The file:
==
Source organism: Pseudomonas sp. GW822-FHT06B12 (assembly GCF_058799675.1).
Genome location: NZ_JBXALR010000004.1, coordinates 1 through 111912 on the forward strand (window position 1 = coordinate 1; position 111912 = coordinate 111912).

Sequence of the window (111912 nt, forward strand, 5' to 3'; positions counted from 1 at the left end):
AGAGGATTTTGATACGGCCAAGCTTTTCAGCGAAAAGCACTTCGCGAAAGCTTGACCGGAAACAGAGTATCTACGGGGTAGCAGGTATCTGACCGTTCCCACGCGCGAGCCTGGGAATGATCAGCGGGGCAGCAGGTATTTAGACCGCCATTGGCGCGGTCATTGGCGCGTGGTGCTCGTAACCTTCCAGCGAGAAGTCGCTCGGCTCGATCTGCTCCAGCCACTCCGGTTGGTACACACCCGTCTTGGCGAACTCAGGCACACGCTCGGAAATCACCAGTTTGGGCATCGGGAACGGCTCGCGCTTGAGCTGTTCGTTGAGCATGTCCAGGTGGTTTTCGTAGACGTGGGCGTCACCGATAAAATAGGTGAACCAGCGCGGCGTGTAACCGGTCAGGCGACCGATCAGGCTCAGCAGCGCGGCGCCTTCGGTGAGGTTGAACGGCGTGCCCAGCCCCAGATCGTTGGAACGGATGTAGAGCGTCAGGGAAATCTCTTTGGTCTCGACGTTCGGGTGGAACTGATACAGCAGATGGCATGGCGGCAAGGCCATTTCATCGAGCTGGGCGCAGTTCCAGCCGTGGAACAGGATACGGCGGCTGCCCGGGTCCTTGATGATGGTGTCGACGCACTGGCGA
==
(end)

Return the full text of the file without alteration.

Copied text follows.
Source organism: Pseudomonas sp. GW822-FHT06B12 (assembly GCF_058799675.1).
Genome location: NZ_JBXALR010000004.1, coordinates 1 through 111912 on the forward strand (window position 1 = coordinate 1; position 111912 = coordinate 111912).

Sequence of the window (111912 nt, forward strand, 5' to 3'; positions counted from 1 at the left end):
AGAGGATTTTGATACGGCCAAGCTTTTCAGCGAAAAGCACTTCGCGAAAGCTTGACCGGAAACAGAGTATCTACGGGGTAGCAGGTATCTGACCGTTCCCACGCGCGAGCCTGGGAATGATCAGCGGGGCAGCAGGTATTTAGACCGCCATTGGCGCGGTCATTGGCGCGTGGTGCTCGTAACCTTCCAGCGAGAAGTCGCTCGGCTCGATCTGCTCCAGCCACTCCGGTTGGTACACACCCGTCTTGGCGAACTCAGGCACACGCTCGGAAATCACCAGTTTGGGCATCGGGAACGGCTCGCGCTTGAGCTGTTCGTTGAGCATGTCCAGGTGGTTTTCGTAGACGTGGGCGTCACCGATAAAATAGGTGAACCAGCGCGGCGTGTAACCGGTCAGGCGACCGATCAGGCTCAGCAGCGCGGCGCCTTCGGTGAGGTTGAACGGCGTGCCCAGCCCCAGATCGTTGGAACGGATGTAGAGCGTCAGGGAAATCTCTTTGGTCTCGACGTTCGGGTGGAACTGATACAGCAGATGGCATGGCGGCAAGGCCATTTCATCGAGCTGGGCGCAGTTCCAGCCGTGGAACAGGATACGGCGGCTGCCCGGGTCCTTGATGATGGTGTCGACGCACTGGCGA